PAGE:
There's two fundamental questions. It's our job to provide a set of services to the citizens. It's not necessarily our job to provide those services directly. For us, we need to figure out which of these assets, from a policy perspective, we need to operate ourselves, whether it's because of national security or because we're the best-positioned to do it or for any number of considerations. Like I said, we already decided that with our prisons, it doesn't matter how much money people wnt to wave at us -- we're not going to do that. That's the first set of policy questions.

Then the whole notion of these partnerships is to define by contract a set of service levels that we think are consistent with the compact we have with citizens. No service agreement is perfect, and there's no perfect set of remedies for failure to meet contractual requirements.

We need to go through a careful and deliberative process to measure those, and then decide what the risk is versus the value. Does the ability to do these things outweigh the risk associated with the inherent difficulties of managing a complex contract? To me, that's where you can really fall down. The first time they fail to get snow off that road in Chicago, they'll be in deep trouble.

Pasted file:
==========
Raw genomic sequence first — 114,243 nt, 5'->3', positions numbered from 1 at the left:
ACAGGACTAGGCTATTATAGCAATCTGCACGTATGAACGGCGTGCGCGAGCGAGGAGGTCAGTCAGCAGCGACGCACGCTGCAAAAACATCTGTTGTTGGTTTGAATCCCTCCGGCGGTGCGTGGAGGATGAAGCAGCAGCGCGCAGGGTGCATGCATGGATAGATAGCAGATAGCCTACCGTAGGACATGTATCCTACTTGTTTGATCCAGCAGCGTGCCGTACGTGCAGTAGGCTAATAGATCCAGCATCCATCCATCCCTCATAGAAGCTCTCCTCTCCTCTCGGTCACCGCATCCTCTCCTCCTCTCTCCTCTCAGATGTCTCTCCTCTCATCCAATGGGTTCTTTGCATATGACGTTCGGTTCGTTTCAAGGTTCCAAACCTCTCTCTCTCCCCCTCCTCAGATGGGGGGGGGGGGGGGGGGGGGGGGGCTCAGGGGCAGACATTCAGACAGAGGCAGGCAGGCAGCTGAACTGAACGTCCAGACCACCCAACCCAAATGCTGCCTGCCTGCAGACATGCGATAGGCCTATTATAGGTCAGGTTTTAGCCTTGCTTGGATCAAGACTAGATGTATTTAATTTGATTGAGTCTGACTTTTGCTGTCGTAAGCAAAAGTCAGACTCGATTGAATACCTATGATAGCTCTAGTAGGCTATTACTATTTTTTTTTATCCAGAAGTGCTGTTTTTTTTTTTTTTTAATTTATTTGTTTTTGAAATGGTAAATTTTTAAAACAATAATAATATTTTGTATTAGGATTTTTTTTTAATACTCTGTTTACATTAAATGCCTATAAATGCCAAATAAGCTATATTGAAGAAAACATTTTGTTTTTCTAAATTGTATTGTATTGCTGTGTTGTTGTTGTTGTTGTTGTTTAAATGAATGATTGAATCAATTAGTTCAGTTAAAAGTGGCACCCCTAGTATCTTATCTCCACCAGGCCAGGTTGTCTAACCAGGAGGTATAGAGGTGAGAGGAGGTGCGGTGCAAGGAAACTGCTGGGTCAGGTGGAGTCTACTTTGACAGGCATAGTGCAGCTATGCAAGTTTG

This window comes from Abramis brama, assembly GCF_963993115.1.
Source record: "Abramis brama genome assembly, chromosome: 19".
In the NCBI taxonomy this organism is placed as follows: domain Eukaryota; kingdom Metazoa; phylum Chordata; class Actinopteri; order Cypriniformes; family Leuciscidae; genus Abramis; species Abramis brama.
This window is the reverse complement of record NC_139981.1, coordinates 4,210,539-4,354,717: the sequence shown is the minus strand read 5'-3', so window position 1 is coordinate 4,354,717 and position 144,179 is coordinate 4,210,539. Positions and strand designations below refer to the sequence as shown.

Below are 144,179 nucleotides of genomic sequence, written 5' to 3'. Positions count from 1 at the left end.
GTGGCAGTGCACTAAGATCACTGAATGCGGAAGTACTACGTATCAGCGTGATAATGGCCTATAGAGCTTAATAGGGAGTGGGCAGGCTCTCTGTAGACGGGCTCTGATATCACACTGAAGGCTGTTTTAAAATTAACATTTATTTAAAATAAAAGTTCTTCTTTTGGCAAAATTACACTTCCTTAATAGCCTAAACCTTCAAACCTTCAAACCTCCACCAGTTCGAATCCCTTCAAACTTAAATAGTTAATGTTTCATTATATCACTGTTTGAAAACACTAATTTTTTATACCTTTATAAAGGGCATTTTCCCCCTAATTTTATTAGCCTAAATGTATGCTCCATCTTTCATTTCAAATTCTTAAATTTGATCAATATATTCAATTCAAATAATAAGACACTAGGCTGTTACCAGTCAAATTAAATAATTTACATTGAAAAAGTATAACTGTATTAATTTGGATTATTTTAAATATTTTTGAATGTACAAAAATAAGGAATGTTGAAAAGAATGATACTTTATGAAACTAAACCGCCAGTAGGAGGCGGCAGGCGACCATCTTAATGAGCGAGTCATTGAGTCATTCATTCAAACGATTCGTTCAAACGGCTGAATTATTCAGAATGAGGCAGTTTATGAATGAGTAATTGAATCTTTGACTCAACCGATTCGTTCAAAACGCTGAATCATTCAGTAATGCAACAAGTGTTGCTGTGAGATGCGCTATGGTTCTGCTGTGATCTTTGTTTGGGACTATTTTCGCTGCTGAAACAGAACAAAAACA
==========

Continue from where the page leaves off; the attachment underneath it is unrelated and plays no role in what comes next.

Privatization proponents say that by leasing off assets, government can unlock value that hadn't been realized before. I can't decide if that sounds like magic or Enron. Like Governor Corzine, you came to government from Goldman Sachs. What's your Wall Street perspective on how value is created in these deals?

We haven't gotten there in terms of studying the components of value and what creates the value. But there is some alchemy in this, in a sense. I don't mean in an Enron-ish sense. But the same thing can be of different value to different people who have different requirements and different needs. Remember, these are quite unusual assets. In the world, there are not many things like the Indiana Toll Road, where there's a predictiability to the revenue stream associated with that toll road and a predictability to the expenses.